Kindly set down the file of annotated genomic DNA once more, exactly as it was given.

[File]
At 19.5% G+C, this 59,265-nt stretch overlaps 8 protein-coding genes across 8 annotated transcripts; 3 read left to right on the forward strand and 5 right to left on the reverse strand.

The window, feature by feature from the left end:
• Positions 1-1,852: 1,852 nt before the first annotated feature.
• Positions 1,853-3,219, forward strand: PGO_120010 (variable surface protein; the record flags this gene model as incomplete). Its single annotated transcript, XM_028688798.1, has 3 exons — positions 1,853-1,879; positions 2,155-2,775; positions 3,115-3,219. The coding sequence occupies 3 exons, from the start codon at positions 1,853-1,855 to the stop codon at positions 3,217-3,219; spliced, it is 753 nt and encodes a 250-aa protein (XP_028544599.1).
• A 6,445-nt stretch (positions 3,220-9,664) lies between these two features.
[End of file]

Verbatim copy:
At 19.5% G+C, this 59,265-nt stretch overlaps 8 protein-coding genes across 8 annotated transcripts; 3 read left to right on the forward strand and 5 right to left on the reverse strand.

The window, feature by feature from the left end:
• Positions 1-1,852: 1,852 nt before the first annotated feature.
• Positions 1,853-3,219, forward strand: PGO_120010 (variable surface protein; the record flags this gene model as incomplete). Its single annotated transcript, XM_028688798.1, has 3 exons — positions 1,853-1,879; positions 2,155-2,775; positions 3,115-3,219. The coding sequence occupies 3 exons, from the start codon at positions 1,853-1,855 to the stop codon at positions 3,217-3,219; spliced, it is 753 nt and encodes a 250-aa protein (XP_028544599.1).
• A 6,445-nt stretch (positions 3,220-9,664) lies between these two features.